Close-up photographs of INI members’ Noh masks

The International Noh Institute

This year’s Men-no-kai Noh mask carving exhibition took place at the Kyoto Prefectural Center for Arts and Culture 28th-30th November. Among others three INI members, INI Senior Director Rebecca Teele Ogamo (USA), Kim Hea-Kyoung (South Korea), and Elaine Czech (USA) exhibited their latest works.

Czech carved a Ko-omote, one of the most popular Noh masks outside. It is also the first Noh masks that is carved by beginners. Despite its apparent simplicity, the Ko-omote is a very difficult mask to carve, and mask carvers often come back to it later in their mastery. Ko-omote (lit. ‘small face’) is used for main or secondary roles when the character is a young girl or, in some cases, a supernatural being. The face of Ko-omote is inspired by the aesthetic canons of the Heian period (794-1185), regarded as a golden-age of cultural sophistication and refinement. The face is painted in white, eyebrows…

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Japanese, Korean faces and masks

The 2013 Word Figure Ice Skating Championship is now over – Kim Yuna (KOR) Carolina Kostner (ITA!) Asada Mao (JPN) on the podium. Watching the competition on TV reminded me of an interesting post I saw years ago on this blog. It is an interesting comparison, probably produced by some ice skating idol fan, between the faces of Kim Yuna and Asada Mao, and those of Noh masks and Buddha statues. Have a look.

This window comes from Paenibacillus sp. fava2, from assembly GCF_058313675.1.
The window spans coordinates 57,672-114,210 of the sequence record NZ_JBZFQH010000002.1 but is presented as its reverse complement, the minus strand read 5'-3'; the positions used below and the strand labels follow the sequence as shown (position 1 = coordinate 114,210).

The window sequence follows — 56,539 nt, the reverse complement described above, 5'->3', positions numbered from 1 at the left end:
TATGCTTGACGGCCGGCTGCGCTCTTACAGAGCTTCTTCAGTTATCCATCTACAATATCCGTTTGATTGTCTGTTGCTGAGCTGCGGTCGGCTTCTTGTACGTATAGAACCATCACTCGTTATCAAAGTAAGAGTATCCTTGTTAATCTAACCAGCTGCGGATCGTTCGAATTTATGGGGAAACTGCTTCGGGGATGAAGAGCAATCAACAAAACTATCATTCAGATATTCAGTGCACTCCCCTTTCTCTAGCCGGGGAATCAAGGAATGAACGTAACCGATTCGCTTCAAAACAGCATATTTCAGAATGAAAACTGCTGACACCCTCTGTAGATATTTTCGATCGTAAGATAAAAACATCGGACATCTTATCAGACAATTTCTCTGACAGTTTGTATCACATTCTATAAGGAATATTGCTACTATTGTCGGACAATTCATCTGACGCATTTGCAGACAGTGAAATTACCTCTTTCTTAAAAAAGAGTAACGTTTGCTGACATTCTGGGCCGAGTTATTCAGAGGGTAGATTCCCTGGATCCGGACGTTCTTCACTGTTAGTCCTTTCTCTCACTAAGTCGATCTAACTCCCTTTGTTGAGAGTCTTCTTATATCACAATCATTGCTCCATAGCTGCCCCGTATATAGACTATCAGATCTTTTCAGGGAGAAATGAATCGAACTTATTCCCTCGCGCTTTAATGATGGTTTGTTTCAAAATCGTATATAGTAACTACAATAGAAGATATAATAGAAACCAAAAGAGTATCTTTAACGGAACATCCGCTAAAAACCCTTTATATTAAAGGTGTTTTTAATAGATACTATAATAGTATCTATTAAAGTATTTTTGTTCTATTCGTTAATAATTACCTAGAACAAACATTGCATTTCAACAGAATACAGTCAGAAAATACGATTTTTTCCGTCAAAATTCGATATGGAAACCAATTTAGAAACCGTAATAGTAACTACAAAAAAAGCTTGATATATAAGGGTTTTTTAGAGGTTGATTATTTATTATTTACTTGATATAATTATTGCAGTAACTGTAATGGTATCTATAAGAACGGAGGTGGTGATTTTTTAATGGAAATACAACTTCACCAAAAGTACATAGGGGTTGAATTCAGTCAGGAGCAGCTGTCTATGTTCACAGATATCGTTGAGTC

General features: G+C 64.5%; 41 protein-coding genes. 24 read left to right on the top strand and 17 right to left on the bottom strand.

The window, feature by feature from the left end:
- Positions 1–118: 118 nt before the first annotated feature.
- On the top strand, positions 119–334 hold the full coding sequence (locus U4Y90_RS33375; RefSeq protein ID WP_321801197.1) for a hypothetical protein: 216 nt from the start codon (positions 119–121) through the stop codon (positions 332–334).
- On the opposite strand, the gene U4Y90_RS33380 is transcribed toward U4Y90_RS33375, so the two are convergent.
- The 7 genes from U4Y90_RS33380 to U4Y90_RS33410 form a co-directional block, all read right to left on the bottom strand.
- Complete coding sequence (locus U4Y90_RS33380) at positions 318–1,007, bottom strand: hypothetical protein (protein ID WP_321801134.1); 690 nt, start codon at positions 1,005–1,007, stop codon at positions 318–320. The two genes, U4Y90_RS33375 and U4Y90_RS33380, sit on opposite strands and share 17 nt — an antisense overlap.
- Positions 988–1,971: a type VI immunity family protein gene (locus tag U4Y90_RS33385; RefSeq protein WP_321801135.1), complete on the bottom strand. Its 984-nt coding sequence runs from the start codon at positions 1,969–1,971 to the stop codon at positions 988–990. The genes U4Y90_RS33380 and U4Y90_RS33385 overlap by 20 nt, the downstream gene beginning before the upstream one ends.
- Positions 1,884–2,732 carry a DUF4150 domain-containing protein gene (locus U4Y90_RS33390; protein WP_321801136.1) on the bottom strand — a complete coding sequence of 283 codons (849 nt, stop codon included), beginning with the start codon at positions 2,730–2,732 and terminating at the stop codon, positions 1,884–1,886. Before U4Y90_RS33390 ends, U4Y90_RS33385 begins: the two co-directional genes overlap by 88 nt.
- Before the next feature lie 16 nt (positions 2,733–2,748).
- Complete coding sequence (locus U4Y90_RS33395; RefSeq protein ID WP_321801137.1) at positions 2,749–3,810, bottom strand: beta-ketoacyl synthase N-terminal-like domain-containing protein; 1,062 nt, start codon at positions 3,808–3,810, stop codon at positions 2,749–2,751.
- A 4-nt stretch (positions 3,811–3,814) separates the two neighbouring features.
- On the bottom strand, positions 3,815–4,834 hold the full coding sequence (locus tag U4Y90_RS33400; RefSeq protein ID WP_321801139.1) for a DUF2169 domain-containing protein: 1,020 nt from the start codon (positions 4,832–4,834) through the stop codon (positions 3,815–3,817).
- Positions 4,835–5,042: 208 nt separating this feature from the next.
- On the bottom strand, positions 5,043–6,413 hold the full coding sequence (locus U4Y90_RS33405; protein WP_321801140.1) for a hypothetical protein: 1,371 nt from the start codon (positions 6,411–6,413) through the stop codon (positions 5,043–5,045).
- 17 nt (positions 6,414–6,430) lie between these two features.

女の子 女面

Kim Yuna is compared to the Noh mask Zo-onna, used for roles of goddesses or celestial beings, such as the Tennyo in Hagoromo. Though I think Zo-onna is a more mature face than Kim Yuna at the time of this shot (probably some 5-6 years ago) there are some interesting similarities between the two. This can only prove one thing: Kim Yuna is gorgeous.

女の子 菩薩

Asada Mao, instead, is compared to two sculptures of Bodhisattva, supernatural beings that decide to renounce to becoming ‘full Buddha’ and stay in ‘this world’ in order to help mankind reach enlightenment. I am not sure about the first picture, but I like the comparison with one of my favourite representations of Miroku Bosatsu (the Bodhisattva of the Future), sitting with a foot resting on the knee, the hand close to his face, with the index delicately touching the cheek. The childish face of young Asada Mao, with a high eyebrow arc resembles to that of this meditating Miroku Bosatsu, though I think it is too childish to be compared to the otherworldly face of a Bodhisattva.

I tried but failed to find the source of the pictures (they seem to have spread over so many websites that I can’t find the original).